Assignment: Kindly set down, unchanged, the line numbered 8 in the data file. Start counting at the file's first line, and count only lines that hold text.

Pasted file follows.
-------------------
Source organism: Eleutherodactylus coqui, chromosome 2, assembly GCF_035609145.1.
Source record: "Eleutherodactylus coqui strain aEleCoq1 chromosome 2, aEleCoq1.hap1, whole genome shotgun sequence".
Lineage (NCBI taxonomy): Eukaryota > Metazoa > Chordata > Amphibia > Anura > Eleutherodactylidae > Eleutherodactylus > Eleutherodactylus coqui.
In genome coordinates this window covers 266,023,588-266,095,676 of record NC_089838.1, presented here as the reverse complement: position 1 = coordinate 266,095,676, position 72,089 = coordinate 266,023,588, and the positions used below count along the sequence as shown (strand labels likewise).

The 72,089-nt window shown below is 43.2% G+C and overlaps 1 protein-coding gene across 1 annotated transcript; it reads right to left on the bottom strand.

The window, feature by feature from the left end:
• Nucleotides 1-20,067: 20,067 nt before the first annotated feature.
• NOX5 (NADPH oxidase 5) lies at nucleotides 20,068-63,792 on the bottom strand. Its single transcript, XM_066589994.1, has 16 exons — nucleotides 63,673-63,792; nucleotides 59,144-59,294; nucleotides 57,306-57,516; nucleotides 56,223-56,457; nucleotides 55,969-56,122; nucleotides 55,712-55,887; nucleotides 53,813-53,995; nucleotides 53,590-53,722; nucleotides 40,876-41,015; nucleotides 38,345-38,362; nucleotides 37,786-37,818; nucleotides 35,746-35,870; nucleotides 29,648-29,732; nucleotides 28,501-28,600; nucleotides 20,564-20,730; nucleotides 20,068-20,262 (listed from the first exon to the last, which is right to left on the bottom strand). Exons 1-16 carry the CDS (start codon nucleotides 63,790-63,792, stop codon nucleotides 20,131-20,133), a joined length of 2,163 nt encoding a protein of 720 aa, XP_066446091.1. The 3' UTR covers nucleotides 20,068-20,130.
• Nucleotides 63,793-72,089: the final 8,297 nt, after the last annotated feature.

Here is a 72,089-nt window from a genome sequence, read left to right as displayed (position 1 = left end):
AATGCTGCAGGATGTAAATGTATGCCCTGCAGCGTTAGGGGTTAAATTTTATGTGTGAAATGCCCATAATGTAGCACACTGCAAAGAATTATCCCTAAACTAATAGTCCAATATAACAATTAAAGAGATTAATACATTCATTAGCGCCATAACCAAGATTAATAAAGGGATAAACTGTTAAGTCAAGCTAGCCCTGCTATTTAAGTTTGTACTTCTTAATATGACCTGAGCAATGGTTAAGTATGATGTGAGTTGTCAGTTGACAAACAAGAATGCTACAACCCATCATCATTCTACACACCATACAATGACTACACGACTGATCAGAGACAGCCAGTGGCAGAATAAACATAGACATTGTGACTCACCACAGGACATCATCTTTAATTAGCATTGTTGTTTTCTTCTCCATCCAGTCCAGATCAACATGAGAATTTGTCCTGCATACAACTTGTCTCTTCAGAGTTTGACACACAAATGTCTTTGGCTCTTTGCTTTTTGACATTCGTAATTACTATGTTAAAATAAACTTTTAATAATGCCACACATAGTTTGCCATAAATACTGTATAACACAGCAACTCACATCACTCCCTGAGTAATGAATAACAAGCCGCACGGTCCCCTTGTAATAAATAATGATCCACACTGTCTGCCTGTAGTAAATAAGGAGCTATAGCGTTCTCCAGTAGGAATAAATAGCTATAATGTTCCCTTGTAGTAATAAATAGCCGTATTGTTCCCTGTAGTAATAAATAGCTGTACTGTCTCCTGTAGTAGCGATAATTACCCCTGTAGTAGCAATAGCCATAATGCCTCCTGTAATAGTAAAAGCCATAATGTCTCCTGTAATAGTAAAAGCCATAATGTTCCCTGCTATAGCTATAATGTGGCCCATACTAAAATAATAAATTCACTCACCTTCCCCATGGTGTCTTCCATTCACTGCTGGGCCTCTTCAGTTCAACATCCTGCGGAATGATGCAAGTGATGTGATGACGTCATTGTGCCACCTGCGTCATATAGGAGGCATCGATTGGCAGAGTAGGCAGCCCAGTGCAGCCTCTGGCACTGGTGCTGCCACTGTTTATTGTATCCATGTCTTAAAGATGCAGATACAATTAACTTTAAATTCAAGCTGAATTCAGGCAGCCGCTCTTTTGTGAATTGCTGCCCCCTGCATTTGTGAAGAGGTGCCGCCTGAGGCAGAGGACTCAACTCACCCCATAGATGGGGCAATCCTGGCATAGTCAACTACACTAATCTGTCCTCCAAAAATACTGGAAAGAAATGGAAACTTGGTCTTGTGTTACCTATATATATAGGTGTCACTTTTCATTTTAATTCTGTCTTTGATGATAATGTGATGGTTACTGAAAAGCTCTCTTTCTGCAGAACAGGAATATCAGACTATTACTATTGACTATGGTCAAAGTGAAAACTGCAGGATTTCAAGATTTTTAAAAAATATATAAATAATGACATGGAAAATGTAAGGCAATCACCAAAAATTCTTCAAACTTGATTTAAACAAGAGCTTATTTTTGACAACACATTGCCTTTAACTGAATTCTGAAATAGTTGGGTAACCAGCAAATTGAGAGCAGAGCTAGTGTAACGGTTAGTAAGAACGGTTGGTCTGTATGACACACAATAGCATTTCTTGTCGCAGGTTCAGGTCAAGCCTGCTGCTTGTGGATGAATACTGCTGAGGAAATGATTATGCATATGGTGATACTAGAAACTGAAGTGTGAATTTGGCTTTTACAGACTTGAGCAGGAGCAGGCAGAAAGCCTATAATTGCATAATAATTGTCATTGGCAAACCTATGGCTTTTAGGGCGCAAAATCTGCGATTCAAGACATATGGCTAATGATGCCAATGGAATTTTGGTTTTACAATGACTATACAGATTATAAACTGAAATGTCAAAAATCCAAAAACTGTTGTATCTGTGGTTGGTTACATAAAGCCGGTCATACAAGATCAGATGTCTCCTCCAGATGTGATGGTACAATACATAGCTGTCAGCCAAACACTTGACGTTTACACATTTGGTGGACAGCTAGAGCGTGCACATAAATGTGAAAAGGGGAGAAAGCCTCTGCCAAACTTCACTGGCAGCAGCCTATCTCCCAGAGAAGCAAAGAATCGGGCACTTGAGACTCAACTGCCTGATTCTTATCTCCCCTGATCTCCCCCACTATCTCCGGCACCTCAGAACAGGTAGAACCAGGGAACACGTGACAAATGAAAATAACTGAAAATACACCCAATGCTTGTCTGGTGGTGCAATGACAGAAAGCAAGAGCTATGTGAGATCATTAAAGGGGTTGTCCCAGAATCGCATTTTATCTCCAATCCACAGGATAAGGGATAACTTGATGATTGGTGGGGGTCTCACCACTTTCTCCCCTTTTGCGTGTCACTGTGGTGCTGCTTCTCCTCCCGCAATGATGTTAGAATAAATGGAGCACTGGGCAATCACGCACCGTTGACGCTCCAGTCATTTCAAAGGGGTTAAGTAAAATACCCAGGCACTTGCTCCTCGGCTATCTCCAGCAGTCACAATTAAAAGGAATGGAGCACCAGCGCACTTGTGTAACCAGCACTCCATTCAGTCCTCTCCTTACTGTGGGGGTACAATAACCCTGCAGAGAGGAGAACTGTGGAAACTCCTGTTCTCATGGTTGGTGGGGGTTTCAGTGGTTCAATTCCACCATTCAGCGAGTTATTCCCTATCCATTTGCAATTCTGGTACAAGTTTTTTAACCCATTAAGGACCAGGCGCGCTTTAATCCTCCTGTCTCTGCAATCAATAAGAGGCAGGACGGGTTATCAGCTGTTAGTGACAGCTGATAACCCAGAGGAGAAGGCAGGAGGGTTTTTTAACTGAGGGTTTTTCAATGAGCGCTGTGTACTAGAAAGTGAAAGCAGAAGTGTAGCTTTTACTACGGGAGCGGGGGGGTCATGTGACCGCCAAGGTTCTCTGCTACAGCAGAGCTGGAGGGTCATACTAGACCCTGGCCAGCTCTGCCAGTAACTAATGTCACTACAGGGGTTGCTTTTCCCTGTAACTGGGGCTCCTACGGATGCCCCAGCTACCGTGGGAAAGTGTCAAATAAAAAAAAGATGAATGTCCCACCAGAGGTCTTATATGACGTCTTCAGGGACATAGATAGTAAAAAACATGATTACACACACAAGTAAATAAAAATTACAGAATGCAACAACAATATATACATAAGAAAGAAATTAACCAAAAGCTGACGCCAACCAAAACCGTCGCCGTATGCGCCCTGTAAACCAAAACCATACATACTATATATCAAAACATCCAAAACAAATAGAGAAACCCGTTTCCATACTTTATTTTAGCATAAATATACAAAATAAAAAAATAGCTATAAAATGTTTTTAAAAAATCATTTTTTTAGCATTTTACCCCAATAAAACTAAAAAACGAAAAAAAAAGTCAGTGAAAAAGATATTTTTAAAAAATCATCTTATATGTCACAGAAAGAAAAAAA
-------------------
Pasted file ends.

• NOX5 (NADPH oxidase 5) lies at nucleotides 20,068-63,792 on the bottom strand. Its single transcript, XM_066589994.1, has 16 exons — nucleotides 63,673-63,792; nucleotides 59,144-59,294; nucleotides 57,306-57,516; nucleotides 56,223-56,457; nucleotides 55,969-56,122; nucleotides 55,712-55,887; nucleotides 53,813-53,995; nucleotides 53,590-53,722; nucleotides 40,876-41,015; nucleotides 38,345-38,362; nucleotides 37,786-37,818; nucleotides 35,746-35,870; nucleotides 29,648-29,732; nucleotides 28,501-28,600; nucleotides 20,564-20,730; nucleotides 20,068-20,262 (listed from the first exon to the last, which is right to left on the bottom strand). Exons 1-16 carry the CDS (start codon nucleotides 63,790-63,792, stop codon nucleotides 20,131-20,133), a joined length of 2,163 nt encoding a protein of 720 aa, XP_066446091.1. The 3' UTR covers nucleotides 20,068-20,130.